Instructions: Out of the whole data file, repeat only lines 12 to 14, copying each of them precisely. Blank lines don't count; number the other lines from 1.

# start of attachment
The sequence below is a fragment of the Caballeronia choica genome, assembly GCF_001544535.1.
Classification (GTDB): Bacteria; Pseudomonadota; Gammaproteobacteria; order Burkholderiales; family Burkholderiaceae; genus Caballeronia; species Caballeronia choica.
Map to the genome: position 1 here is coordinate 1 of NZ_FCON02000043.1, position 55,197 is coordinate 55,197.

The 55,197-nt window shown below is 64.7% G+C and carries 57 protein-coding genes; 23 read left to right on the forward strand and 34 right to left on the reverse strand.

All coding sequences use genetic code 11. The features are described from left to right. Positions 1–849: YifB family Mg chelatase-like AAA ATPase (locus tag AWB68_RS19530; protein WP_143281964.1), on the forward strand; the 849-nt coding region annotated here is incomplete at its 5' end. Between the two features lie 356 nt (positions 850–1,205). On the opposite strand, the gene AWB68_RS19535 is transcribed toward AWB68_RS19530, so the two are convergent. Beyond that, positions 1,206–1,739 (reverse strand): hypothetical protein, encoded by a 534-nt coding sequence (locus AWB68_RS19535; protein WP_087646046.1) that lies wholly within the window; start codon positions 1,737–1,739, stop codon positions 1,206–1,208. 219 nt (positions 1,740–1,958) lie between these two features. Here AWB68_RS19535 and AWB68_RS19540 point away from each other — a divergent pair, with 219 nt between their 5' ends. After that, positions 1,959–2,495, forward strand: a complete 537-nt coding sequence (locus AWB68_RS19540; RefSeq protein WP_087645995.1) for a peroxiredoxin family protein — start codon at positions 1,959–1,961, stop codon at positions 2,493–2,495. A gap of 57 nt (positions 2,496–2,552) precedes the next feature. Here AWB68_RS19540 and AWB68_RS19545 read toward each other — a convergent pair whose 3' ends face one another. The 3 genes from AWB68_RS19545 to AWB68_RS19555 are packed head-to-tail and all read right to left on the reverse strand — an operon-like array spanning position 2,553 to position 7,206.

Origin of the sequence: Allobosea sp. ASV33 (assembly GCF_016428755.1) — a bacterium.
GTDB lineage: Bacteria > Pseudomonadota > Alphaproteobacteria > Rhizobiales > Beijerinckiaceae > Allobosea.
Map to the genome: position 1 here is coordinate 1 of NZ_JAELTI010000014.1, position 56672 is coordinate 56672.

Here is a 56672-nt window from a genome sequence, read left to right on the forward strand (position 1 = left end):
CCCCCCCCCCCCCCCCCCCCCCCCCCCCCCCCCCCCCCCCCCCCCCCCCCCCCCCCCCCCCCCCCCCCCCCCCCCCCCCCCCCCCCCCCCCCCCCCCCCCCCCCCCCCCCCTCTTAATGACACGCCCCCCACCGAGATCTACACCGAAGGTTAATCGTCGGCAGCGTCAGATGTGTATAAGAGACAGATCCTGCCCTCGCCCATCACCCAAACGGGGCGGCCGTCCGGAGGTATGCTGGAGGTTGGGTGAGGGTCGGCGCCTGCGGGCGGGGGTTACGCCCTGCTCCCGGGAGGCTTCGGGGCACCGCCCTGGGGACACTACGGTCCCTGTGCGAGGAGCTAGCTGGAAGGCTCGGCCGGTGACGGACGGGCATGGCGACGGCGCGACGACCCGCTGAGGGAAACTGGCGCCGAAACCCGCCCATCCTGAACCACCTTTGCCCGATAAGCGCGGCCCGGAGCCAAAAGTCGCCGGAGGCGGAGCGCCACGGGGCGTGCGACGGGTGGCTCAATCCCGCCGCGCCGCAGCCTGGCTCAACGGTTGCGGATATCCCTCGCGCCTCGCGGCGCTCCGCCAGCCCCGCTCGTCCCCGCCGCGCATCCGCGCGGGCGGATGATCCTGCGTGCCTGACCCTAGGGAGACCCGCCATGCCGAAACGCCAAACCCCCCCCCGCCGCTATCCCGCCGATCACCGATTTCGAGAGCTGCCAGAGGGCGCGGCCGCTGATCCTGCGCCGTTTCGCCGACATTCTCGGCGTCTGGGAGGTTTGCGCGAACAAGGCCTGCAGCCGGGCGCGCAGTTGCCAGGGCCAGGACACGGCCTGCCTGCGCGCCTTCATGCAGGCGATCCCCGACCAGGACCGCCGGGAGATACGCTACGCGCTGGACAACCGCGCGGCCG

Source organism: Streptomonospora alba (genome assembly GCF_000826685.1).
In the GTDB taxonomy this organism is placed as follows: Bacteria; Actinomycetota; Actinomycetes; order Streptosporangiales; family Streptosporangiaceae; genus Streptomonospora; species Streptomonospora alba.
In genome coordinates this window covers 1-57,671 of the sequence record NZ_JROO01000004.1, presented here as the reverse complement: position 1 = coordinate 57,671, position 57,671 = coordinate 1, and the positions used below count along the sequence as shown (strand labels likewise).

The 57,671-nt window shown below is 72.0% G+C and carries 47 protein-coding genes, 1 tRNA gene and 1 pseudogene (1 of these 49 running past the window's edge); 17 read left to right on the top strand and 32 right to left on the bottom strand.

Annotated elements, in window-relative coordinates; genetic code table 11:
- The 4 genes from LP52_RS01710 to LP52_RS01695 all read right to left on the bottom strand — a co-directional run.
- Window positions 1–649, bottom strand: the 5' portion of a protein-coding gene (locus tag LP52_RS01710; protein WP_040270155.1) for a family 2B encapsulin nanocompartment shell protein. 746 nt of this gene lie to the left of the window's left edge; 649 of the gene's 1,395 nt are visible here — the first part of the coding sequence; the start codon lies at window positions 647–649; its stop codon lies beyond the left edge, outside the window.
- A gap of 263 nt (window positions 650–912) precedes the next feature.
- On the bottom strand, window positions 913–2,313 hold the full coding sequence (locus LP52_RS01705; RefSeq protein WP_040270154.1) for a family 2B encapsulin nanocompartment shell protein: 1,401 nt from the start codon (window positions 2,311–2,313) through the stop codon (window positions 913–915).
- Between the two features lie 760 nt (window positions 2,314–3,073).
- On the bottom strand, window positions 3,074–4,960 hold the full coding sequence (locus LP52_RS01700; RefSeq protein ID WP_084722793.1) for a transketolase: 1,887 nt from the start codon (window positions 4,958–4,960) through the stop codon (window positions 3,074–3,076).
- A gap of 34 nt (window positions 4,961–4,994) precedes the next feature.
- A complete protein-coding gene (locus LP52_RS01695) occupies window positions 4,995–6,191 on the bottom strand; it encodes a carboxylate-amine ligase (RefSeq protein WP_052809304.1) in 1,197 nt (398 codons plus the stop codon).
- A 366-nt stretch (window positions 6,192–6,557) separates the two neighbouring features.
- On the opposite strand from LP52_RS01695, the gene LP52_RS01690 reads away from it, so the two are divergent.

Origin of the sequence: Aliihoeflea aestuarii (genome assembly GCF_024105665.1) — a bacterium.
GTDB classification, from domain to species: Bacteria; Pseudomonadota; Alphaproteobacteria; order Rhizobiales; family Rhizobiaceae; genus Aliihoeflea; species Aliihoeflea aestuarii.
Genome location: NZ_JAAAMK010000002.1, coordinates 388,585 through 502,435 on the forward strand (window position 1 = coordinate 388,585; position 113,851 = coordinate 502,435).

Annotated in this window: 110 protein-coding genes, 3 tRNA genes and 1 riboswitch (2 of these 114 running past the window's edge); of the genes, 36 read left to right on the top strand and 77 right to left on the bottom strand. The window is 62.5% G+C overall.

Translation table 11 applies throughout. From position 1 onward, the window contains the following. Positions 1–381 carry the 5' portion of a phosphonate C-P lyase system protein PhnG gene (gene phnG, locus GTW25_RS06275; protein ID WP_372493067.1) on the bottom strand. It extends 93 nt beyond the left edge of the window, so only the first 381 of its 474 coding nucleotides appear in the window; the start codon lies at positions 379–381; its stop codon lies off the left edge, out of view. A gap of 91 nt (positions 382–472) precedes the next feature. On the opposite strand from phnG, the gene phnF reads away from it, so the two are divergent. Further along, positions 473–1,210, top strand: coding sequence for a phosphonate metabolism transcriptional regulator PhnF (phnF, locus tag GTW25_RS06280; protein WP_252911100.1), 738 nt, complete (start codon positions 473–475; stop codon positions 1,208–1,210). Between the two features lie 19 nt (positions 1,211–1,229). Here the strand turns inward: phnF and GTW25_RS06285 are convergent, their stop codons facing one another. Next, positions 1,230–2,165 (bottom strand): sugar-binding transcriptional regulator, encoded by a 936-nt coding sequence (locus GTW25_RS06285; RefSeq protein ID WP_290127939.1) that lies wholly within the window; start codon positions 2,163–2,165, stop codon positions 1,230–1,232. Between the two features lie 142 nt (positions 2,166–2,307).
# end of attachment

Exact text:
In the GTDB taxonomy this organism is placed as follows: Bacteria; Actinomycetota; Actinomycetes; order Streptosporangiales; family Streptosporangiaceae; genus Streptomonospora; species Streptomonospora alba.
In genome coordinates this window covers 1-57,671 of the sequence record NZ_JROO01000004.1, presented here as the reverse complement: position 1 = coordinate 57,671, position 57,671 = coordinate 1, and the positions used below count along the sequence as shown (strand labels likewise).

The 57,671-nt window shown below is 72.0% G+C and carries 47 protein-coding genes, 1 tRNA gene and 1 pseudogene (1 of these 49 running past the window's edge); 17 read left to right on the top strand and 32 right to left on the bottom strand.